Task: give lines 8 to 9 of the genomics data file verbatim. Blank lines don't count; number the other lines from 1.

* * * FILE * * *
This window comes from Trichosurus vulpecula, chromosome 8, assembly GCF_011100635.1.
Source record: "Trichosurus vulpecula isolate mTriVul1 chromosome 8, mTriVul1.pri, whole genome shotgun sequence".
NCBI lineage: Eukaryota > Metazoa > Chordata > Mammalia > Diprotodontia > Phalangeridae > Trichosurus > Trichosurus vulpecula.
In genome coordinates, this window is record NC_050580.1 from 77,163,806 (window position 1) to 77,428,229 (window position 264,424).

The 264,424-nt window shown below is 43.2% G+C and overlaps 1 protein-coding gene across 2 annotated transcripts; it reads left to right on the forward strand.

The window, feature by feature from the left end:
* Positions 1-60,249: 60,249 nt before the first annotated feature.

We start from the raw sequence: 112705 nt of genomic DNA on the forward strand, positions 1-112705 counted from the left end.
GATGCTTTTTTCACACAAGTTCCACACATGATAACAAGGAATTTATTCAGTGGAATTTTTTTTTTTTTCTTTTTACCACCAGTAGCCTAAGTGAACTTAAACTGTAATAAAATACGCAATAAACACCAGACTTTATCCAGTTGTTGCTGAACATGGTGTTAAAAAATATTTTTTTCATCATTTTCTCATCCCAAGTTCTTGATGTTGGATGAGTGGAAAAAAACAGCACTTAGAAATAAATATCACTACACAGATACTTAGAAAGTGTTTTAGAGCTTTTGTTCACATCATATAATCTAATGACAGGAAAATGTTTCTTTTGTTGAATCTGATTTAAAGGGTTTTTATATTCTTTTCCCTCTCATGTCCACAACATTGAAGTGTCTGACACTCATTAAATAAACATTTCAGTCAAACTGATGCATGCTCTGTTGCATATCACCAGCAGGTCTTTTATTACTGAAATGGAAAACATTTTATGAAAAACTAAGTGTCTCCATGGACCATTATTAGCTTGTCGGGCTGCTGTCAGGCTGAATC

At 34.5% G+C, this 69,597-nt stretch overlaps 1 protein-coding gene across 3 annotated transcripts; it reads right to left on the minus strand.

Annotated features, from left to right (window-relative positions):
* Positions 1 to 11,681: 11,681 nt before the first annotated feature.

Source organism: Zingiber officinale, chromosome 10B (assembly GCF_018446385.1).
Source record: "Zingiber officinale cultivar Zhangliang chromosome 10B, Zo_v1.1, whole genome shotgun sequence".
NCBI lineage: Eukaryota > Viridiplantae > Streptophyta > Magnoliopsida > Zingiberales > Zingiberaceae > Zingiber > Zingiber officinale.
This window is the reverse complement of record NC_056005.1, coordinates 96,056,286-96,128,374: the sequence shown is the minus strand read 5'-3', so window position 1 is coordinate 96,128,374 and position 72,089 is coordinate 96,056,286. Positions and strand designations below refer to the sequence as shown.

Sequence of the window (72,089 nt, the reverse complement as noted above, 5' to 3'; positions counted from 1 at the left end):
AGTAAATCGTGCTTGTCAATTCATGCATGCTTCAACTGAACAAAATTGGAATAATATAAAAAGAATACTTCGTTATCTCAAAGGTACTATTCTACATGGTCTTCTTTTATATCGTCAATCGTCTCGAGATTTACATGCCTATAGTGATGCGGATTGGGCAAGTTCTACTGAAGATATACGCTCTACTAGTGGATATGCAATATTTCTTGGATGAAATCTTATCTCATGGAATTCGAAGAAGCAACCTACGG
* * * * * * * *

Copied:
We start from the raw sequence: 112705 nt of genomic DNA on the forward strand, positions 1-112705 counted from the left end.
GATGCTTTTTTCACACAAGTTCCACACATGATAACAAGGAATTTATTCAGTGGAATTTTTTTTTTTTTCTTTTTACCACCAGTAGCCTAAGTGAACTTAAACTGTAATAAAATACGCAATAAACACCAGACTTTATCCAGTTGTTGCTGAACATGGTGTTAAAAAATATTTTTTTCATCATTTTCTCATCCCAAGTTCTTGATGTTGGATGAGTGGAAAAAAACAGCACTTAGAAATAAATATCACTACACAGATACTTAGAAAGTGTTTTAGAGCTTTTGTTCACATCATATAATCTAATGACAGGAAAATGTTTCTTTTGTTGAATCTGATTTAAAGGGTTTTTATATTCTTTTCCCTCTCATGTCCACAACATTGAAGTGTCTGACACTCATTAAATAAACATTTCAGTCAAACTGATGCATGCTCTGTTGCATATCACCAGCAGGTCTTTTATTACTGAAATGGAAAACATTTTATGAAAAACTAAGTGTCTCCATGGACCATTATTAGCTTGTCGGGCTGCTGTCAGGCTGAATC